“For climate protection, it might even make sense if all the Brandenburg moors looked the same as before,” explains Christina Grätz. “But we have many areas that are used for agriculture and where jobs and business are linked, passion is linked to this and that is why agricultural use in these areas must be maintained”.

Many farmers against the flooding of moors

But it is still not clear to farmers how moorland climate management and protection should go together. Farmer Heino Tietje keeps 1,200 dairy cows. The areas where he harvests the animal feed are in Uckertal, also an old heathland. “We can create value from this herb that no one else can use,” argues Tietje. “We produce around 20,000 liters of milk per hectare of moorland per year. That’s enough for 60 people.”

Biologist Christina Grätz and landscape ecologist Lukas Landgraf examine a rewetted heathland.  Excerpt from documentation Control in the rewetted heath: biologist Christina Grätz and landscape ecologist Lukas Landgraf walk through a damp meadow

Three-quarters of its pastures would be affected by rewetting. Many farmers got used to their land being dry all year round and concentrated all their production on that. Landowners are also skeptical and fear that their land will lose value if it becomes wet again year-round. “No valuable plants grow in the flooded areas”, worries Heino Tietje. “We have to be able to guarantee basic food for our cows here. And if everything gets soaked, we won’t have any more food.”

Driving, fertilizing and harvesting would also be more difficult or impossible in wetter areas, says the farmer, and at first he does not see a common denominator. However, the Minister of the Environment and Agriculture, Axel Vogel (The Greens), does. At the “Future Dialogue” held in Prenzlau in June, he explained to the region’s farmers: “We are not going to free the moors from CO2. it will be 30 “There are centimeters below the ground. Not 50, not 70, not 90 centimeters.”

The commitment must enable agriculture and climate protection

Raising the water level to at least a foot below the grass should make both possible. Keep greenhouse gases in the soil and allow current cultivation to continue. What appears to be a compromise proposal, however, raises new questions for farmers. How can the water level be kept equal everywhere if the terrain is uneven? How should water be regulated when there is heavy rain or dry periods?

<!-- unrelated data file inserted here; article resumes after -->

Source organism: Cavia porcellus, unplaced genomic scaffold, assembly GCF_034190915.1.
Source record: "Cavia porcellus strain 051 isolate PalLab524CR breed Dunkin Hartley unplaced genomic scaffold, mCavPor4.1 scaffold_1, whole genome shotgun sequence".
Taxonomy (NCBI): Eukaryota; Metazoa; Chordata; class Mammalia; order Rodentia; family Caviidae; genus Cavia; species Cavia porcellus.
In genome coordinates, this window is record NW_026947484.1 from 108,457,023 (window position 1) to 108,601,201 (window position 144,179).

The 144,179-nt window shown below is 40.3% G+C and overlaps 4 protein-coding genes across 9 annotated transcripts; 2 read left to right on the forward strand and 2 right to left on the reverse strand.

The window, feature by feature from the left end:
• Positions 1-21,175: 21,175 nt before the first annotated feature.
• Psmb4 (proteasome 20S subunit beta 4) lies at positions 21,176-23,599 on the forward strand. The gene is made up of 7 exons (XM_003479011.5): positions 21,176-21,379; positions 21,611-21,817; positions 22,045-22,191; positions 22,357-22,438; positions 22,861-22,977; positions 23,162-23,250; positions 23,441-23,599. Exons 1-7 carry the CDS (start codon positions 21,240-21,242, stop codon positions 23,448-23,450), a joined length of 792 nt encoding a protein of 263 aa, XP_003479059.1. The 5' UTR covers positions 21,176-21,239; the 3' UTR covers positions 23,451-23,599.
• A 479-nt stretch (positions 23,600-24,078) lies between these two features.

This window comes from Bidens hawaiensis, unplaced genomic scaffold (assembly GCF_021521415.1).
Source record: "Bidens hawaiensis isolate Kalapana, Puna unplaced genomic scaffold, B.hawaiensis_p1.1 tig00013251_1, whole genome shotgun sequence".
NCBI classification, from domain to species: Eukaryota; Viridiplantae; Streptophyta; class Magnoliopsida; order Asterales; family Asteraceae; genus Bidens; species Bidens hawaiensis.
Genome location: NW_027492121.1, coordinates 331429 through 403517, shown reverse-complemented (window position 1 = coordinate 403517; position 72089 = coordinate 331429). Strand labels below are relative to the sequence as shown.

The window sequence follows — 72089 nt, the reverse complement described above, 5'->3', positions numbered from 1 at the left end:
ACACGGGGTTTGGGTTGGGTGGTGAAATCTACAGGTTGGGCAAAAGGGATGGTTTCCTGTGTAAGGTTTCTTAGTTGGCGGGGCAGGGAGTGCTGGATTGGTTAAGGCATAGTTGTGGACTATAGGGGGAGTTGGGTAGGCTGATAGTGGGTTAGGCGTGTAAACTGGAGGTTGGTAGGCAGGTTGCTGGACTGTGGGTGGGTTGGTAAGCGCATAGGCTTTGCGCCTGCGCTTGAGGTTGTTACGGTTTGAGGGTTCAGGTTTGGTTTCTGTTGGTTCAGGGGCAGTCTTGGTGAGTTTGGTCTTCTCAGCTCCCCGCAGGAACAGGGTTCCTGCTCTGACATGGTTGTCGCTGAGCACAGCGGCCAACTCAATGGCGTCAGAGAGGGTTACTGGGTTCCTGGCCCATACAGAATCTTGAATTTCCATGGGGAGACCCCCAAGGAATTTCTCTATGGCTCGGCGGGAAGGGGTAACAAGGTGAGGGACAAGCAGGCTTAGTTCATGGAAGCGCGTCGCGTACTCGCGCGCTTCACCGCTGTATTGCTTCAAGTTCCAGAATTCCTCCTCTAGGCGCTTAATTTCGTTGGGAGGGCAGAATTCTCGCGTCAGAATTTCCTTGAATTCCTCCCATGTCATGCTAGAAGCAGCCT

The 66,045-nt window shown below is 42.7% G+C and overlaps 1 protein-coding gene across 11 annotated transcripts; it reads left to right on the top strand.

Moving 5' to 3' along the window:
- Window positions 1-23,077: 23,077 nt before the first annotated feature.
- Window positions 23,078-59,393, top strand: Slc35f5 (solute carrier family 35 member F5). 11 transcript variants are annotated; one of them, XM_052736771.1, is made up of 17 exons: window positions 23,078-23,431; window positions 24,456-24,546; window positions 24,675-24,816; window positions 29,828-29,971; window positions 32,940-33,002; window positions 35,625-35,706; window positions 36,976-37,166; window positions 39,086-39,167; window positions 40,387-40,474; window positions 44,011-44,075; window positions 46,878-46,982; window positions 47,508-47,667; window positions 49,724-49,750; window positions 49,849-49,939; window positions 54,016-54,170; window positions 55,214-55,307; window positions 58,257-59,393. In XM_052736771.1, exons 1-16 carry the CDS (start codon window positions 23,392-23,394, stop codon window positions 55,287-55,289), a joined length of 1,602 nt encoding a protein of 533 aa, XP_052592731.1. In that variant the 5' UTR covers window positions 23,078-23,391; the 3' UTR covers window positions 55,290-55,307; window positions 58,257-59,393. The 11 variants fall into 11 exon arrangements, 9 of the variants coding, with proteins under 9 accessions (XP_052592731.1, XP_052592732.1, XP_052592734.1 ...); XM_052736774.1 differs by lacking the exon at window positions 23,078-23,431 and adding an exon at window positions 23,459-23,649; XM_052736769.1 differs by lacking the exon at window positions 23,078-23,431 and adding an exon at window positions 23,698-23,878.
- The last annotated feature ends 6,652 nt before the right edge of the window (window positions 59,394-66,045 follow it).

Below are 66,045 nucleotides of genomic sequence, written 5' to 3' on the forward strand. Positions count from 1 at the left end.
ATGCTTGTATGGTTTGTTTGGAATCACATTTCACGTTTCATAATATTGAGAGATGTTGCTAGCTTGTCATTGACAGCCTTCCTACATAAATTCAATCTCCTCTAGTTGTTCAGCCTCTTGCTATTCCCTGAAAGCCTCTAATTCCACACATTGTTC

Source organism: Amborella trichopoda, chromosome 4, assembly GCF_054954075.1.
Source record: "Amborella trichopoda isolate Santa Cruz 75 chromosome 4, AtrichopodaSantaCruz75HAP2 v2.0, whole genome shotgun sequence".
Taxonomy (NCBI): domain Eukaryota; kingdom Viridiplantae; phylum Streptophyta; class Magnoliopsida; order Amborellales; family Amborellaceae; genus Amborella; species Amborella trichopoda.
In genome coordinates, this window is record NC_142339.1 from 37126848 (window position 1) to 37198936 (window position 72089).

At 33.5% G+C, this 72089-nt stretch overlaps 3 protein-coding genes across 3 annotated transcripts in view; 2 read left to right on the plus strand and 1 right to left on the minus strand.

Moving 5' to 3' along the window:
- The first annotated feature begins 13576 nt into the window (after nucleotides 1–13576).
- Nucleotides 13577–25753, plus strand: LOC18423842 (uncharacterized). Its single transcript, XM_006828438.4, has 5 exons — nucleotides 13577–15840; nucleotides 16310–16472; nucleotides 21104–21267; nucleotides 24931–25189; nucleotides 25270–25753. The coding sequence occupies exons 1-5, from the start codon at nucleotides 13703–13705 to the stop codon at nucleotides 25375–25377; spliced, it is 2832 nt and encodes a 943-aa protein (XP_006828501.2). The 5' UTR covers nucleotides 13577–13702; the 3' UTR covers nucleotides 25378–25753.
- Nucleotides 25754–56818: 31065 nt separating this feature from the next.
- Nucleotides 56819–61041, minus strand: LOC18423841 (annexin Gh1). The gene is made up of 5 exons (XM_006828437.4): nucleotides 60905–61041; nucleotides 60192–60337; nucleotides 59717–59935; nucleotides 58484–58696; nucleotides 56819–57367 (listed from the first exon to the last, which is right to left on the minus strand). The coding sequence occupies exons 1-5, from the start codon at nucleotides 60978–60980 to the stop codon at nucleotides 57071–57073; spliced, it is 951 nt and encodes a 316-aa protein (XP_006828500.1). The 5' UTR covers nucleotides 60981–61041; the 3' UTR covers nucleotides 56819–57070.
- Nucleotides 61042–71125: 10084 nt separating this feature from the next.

This requires accurate hydrological reports, water permits and someone to control the ditches and dams. But the minister was unable to say how quickly this would happen: “I can’t give you a time horizon here. But what you should definitely take into account in your planning is that you will definitely no longer be able to do intensive activities. becomes the deep drainage of moorland sites.”

Not raising animals is not an option for many farmers

Some farmers are willing to take new paths and try farming wetlands. The moor vegetation that would prevail there could later be transformed into building panels, insulation material, packaging or peat substitutes. There are already state financing programs for this, which are also highly sought after. But further processing and the market for these new products are still at an early stage.

Farmer Heino Tietje, like many of his colleagues, cannot imagine that the stable can remain empty and does nothing other than cows. He also just invested in a new stable technology. Rehumidification is a threat to him and his company. “The question is what to do. If we then exchange land so we can acquire more arable land. But the land is distributed. And this is used by other farmers who also make a living from it. It’s a very difficult situation. And I’m excited to see what the future holds.”

At the November 21, 2023 rbb sends it around 8:15 p.m. the documentation “The Moor’s Dilemma – Between Cows and Climate Protection”

Broadcast: rbb television, November 21, 2023, 8:15 pm

Contributed by Stefanie Otto